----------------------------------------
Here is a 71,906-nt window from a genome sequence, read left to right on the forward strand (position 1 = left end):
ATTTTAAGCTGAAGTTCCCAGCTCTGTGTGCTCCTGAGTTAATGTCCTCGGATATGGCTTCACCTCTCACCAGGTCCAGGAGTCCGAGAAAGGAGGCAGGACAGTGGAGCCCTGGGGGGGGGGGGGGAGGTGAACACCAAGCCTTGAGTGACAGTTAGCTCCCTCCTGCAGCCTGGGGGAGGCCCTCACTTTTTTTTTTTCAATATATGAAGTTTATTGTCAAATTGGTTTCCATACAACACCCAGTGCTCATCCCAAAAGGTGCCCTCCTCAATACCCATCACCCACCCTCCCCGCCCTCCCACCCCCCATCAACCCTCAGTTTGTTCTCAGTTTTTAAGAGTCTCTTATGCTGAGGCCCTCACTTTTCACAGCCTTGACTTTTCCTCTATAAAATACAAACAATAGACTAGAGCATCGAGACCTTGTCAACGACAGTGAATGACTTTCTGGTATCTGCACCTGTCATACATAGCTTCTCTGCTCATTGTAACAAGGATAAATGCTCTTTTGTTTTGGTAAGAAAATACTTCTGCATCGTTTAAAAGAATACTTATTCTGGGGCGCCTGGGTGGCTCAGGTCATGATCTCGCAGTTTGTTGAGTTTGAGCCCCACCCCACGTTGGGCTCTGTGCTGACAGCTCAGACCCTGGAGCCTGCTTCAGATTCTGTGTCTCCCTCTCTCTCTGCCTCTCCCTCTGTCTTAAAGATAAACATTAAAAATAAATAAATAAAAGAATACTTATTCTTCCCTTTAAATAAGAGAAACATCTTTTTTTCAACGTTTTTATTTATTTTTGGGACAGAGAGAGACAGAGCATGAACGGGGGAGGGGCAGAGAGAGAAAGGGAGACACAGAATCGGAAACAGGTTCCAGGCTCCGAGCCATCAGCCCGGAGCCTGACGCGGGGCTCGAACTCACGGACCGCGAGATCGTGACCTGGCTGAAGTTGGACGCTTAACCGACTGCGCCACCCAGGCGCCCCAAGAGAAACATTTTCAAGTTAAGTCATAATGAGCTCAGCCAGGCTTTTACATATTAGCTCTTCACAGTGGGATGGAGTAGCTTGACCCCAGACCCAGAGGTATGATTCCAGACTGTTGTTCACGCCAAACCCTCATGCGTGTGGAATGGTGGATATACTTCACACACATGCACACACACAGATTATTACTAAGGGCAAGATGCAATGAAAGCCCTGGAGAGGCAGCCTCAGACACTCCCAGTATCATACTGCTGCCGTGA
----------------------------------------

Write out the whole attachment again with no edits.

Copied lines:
Here is a 71,906-nt window from a genome sequence, read left to right on the forward strand (position 1 = left end):
ATTTTAAGCTGAAGTTCCCAGCTCTGTGTGCTCCTGAGTTAATGTCCTCGGATATGGCTTCACCTCTCACCAGGTCCAGGAGTCCGAGAAAGGAGGCAGGACAGTGGAGCCCTGGGGGGGGGGGGGGAGGTGAACACCAAGCCTTGAGTGACAGTTAGCTCCCTCCTGCAGCCTGGGGGAGGCCCTCACTTTTTTTTTTTCAATATATGAAGTTTATTGTCAAATTGGTTTCCATACAACACCCAGTGCTCATCCCAAAAGGTGCCCTCCTCAATACCCATCACCCACCCTCCCCGCCCTCCCACCCCCCATCAACCCTCAGTTTGTTCTCAGTTTTTAAGAGTCTCTTATGCTGAGGCCCTCACTTTTCACAGCCTTGACTTTTCCTCTATAAAATACAAACAATAGACTAGAGCATCGAGACCTTGTCAACGACAGTGAATGACTTTCTGGTATCTGCACCTGTCATACATAGCTTCTCTGCTCATTGTAACAAGGATAAATGCTCTTTTGTTTTGGTAAGAAAATACTTCTGCATCGTTTAAAAGAATACTTATTCTGGGGCGCCTGGGTGGCTCAGGTCATGATCTCGCAGTTTGTTGAGTTTGAGCCCCACCCCACGTTGGGCTCTGTGCTGACAGCTCAGACCCTGGAGCCTGCTTCAGATTCTGTGTCTCCCTCTCTCTCTGCCTCTCCCTCTGTCTTAAAGATAAACATTAAAAATAAATAAATAAAAGAATACTTATTCTTCCCTTTAAATAAGAGAAACATCTTTTTTTCAACGTTTTTATTTATTTTTGGGACAGAGAGAGACAGAGCATGAACGGGGGAGGGGCAGAGAGAGAAAGGGAGACACAGAATCGGAAACAGGTTCCAGGCTCCGAGCCATCAGCCCGGAGCCTGACGCGGGGCTCGAACTCACGGACCGCGAGATCGTGACCTGGCTGAAGTTGGACGCTTAACCGACTGCGCCACCCAGGCGCCCCAAGAGAAACATTTTCAAGTTAAGTCATAATGAGCTCAGCCAGGCTTTTACATATTAGCTCTTCACAGTGGGATGGAGTAGCTTGACCCCAGACCCAGAGGTATGATTCCAGACTGTTGTTCACGCCAAACCCTCATGCGTGTGGAATGGTGGATATACTTCACACACATGCACACACACAGATTATTACTAAGGGCAAGATGCAATGAAAGCCCTGGAGAGGCAGCCTCAGACACTCCCAGTATCATACTGCTGCCGTGA